Can a popular book be a good book?

Can a popular book be a good book?

recently wrote about Sir Peter Strothard, the Chairman of the Man Book Prize judges suggesting that book blogs point people towards easy reads. Clearly, Strothard thought it was the job of the Man Book prize to find books that were difficult to read, and that would have lasting value. Just to be fair, I’ll report the quote I pulled:

“Books that are not immediately easy to read – the books that in the end will last, that reward you most – do increasingly require the Man Booker Prize judges to identify them so that people will find the pleasure and reward of reading them.”
Telegraph article

Is that legitimate?

Is a book that is easy to read by definition a book that does not have lasting value?

Personally, I don’t think so.

It’s very hard to write something which is easy to read and popular.

Take a look at Mark Twain, for example. There’s an author who is so easy to read, you practically can’t stop once you’ve started. Twain even recommended that people leave out adjectives, because they were often unnecessarily complicating.

How about Dickens? Is A Christmas Carol really a difficult read?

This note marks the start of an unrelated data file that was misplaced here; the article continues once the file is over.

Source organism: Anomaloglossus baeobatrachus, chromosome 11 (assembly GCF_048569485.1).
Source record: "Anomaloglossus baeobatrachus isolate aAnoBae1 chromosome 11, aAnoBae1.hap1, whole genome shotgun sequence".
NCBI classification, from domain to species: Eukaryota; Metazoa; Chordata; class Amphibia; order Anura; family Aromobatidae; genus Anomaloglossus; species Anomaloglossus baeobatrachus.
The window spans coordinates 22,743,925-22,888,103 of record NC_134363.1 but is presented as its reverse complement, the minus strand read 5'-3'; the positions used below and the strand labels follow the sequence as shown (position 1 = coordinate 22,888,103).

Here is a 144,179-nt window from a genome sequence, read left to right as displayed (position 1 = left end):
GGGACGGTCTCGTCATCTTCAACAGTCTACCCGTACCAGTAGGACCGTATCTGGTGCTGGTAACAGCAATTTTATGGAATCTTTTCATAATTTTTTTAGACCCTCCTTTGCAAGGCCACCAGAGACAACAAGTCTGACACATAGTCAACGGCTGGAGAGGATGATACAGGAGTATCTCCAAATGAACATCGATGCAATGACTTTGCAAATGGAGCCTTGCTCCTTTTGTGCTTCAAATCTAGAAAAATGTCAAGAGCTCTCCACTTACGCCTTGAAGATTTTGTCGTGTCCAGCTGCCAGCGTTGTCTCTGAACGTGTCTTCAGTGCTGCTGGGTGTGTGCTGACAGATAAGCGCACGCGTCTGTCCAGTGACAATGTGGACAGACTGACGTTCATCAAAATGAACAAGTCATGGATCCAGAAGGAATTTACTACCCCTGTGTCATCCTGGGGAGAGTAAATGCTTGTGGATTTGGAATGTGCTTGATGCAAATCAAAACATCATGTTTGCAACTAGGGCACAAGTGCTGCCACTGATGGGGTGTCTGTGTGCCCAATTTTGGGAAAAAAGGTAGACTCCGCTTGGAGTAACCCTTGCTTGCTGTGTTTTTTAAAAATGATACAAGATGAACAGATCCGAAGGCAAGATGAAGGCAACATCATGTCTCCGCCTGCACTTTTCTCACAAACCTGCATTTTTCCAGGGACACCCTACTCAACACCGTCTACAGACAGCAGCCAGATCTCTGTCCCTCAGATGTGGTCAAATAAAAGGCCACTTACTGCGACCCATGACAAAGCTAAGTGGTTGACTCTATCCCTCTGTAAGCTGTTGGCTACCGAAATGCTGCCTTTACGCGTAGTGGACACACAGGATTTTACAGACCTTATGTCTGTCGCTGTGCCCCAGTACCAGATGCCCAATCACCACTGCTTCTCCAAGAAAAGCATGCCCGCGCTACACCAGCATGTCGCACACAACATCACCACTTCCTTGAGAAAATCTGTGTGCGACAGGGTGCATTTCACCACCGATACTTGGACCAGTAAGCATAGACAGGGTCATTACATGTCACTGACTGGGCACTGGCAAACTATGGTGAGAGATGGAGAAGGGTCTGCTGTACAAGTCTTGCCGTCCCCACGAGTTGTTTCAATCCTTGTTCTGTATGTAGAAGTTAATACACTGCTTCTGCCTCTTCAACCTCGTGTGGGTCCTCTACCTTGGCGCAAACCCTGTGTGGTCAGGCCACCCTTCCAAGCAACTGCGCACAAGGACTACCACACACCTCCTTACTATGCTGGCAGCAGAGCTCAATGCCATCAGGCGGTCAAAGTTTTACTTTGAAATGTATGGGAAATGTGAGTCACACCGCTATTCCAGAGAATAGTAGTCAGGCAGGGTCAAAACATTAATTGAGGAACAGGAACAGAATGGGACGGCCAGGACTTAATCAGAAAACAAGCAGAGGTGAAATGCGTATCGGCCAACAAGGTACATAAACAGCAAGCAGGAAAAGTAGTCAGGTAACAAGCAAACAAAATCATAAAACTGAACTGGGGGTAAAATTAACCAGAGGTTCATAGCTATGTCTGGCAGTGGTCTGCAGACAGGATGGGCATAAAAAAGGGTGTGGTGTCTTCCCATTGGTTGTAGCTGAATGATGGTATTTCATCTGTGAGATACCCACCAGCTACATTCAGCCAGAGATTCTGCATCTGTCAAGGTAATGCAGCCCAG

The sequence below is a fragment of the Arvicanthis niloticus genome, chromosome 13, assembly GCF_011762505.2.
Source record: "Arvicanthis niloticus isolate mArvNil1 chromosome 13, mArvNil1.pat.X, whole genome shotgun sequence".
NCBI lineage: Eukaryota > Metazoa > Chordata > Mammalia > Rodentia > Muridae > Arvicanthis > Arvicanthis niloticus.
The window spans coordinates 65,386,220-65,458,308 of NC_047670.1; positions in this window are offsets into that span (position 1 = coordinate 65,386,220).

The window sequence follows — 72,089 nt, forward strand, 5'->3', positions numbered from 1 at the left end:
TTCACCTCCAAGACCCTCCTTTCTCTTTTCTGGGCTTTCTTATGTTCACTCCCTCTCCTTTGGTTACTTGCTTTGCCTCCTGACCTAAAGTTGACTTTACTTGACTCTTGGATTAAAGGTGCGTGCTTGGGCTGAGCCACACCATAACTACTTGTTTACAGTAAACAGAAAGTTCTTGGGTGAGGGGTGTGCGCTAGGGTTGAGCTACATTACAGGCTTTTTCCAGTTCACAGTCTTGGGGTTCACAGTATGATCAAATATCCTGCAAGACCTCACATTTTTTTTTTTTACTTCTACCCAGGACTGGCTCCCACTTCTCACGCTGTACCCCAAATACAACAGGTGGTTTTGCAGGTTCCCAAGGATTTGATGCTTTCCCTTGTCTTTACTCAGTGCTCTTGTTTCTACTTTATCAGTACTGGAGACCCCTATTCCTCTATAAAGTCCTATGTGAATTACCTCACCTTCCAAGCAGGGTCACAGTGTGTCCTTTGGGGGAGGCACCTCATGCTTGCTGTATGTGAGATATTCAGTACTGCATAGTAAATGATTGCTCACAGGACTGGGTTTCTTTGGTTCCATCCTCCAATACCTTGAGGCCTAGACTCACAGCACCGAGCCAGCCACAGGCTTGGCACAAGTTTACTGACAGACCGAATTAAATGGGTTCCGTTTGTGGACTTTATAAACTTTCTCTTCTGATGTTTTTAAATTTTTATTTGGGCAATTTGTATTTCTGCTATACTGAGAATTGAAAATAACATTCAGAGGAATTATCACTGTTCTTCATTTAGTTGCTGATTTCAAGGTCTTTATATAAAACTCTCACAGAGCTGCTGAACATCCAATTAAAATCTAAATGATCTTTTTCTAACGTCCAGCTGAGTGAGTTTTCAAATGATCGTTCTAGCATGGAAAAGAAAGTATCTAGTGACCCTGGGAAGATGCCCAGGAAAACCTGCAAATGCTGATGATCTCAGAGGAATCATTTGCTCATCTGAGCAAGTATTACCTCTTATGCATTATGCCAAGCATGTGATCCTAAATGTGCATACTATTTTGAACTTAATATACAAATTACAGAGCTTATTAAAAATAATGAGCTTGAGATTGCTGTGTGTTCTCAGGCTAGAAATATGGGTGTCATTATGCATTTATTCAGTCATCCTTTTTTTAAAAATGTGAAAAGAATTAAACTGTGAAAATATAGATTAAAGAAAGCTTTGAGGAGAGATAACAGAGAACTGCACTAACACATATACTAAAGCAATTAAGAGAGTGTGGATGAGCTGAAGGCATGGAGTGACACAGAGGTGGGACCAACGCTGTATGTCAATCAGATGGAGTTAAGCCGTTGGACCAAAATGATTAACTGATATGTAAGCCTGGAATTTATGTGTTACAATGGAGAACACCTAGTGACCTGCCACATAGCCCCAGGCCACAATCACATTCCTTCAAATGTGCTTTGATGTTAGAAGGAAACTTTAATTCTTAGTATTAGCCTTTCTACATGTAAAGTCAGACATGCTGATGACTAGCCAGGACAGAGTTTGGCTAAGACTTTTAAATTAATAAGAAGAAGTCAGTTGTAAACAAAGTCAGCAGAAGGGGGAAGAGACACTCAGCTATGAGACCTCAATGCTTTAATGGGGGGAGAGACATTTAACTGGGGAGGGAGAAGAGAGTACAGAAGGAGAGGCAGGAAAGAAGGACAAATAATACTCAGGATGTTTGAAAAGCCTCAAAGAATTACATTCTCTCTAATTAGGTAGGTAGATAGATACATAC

Don’t get me wrong: there are difficult books which are also wonderful. As opposed to “popcorn books”, I refer to those as “thick reads”. You have to fight your way through them, but it’s well worth it. I’d put the Lord of the Rings into that category, and E.R. Eddison’s The Worm Ouroboros.

I’m a geek. 🙂 When I was younger, I did feel initially that if something was popular with the mainstream, I wouldn’t like it.

I’ve matured, now, and don’t hold who likes a work against it. 😉 I judge a book on its intrinsic value, not on how popular it is or isn’t. Honestly, I like pretty much everything…shallow or deep.

I think Sir Strothard’s remarks suggest something other a search for literary merit.

We see this in other fields too, of course. The Oscars don’t tend to reward the most popular movies of the year…it does happen, but it’s rare. Do you think The Avengers or The Hunger Games will be nominated for Best Picture? I’m not saying that they should be, but I do think that just their success will eliminate them from even be considering.

A lot of books that we think of classics now were written for the masses and weren’t respected at the time. Dickens, mentioned above, is a good example. As I remarked to a reader who commented recently, I’ve said before that I thought Shakespeare was the Laverne & Shirley of the Elizabethan era. 🙂 Of course, part of what is amazing is that the Bard could write at that level of broad humor, and write in a more sophisticated fashion.

What do you think? Should a book that is loved by the masses and easy to read automatically be disqualified for a Man Booker? Do Sir Strothard’s remarks smack of elitism to you, or does it seem appropriate that someone should find those more difficult books? Feel free to let me and my readers know what you think by commenting on this post.